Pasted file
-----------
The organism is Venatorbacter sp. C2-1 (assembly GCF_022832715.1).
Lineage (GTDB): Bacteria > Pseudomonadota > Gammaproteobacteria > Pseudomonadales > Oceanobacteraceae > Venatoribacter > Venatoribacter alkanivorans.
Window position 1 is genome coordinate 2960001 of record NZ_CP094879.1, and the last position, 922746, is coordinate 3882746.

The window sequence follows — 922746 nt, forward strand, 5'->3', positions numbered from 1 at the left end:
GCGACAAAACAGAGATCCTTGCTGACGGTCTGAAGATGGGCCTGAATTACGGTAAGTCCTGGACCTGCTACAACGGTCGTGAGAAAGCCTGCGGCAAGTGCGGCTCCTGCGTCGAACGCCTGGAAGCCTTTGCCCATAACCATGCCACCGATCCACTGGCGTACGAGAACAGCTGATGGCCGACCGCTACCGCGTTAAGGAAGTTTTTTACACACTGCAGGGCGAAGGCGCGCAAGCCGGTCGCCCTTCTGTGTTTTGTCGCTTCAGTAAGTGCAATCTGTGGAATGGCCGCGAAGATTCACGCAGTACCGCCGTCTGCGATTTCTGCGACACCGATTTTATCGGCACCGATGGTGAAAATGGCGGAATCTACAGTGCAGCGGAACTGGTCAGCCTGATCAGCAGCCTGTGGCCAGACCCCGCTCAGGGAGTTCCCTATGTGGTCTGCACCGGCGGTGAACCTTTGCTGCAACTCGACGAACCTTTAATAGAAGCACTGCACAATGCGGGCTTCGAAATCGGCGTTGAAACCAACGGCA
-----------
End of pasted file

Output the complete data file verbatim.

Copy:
The organism is Venatorbacter sp. C2-1 (assembly GCF_022832715.1).
Lineage (GTDB): Bacteria > Pseudomonadota > Gammaproteobacteria > Pseudomonadales > Oceanobacteraceae > Venatoribacter > Venatoribacter alkanivorans.
Window position 1 is genome coordinate 2960001 of record NZ_CP094879.1, and the last position, 922746, is coordinate 3882746.

The window sequence follows — 922746 nt, forward strand, 5'->3', positions numbered from 1 at the left end:
GCGACAAAACAGAGATCCTTGCTGACGGTCTGAAGATGGGCCTGAATTACGGTAAGTCCTGGACCTGCTACAACGGTCGTGAGAAAGCCTGCGGCAAGTGCGGCTCCTGCGTCGAACGCCTGGAAGCCTTTGCCCATAACCATGCCACCGATCCACTGGCGTACGAGAACAGCTGATGGCCGACCGCTACCGCGTTAAGGAAGTTTTTTACACACTGCAGGGCGAAGGCGCGCAAGCCGGTCGCCCTTCTGTGTTTTGTCGCTTCAGTAAGTGCAATCTGTGGAATGGCCGCGAAGATTCACGCAGTACCGCCGTCTGCGATTTCTGCGACACCGATTTTATCGGCACCGATGGTGAAAATGGCGGAATCTACAGTGCAGCGGAACTGGTCAGCCTGATCAGCAGCCTGTGGCCAGACCCCGCTCAGGGAGTTCCCTATGTGGTCTGCACCGGCGGTGAACCTTTGCTGCAACTCGACGAACCTTTAATAGAAGCACTGCACAATGCGGGCTTCGAAATCGGCGTTGAAACCAACGGCA